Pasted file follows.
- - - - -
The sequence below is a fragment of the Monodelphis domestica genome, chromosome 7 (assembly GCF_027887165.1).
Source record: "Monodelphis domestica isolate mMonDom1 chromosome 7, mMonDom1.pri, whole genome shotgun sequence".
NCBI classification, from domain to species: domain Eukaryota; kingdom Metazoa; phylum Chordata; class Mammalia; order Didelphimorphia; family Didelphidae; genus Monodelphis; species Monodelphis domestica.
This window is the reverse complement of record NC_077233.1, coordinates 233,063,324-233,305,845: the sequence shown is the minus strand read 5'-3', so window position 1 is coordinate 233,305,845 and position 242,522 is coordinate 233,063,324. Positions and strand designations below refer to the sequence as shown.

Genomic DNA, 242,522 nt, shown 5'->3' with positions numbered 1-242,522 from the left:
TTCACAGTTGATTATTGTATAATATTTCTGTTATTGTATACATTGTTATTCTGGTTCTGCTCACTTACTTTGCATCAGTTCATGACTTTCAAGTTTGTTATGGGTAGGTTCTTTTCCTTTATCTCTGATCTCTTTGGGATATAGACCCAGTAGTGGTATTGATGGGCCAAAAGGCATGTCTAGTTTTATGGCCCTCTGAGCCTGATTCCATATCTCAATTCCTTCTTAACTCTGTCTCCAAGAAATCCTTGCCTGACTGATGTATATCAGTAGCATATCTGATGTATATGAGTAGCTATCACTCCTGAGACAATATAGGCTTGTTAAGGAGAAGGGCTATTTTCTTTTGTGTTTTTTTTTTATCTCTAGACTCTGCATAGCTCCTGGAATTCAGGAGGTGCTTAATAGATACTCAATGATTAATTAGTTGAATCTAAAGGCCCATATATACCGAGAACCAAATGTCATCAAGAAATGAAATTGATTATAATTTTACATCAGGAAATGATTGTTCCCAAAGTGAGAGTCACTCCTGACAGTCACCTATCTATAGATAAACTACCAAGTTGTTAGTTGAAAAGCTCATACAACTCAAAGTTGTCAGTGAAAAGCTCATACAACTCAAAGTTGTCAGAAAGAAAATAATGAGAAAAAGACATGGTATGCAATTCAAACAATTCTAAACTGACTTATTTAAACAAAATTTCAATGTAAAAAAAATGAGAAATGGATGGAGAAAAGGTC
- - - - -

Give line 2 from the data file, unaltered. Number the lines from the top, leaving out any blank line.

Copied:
Source record: "Monodelphis domestica isolate mMonDom1 chromosome 7, mMonDom1.pri, whole genome shotgun sequence".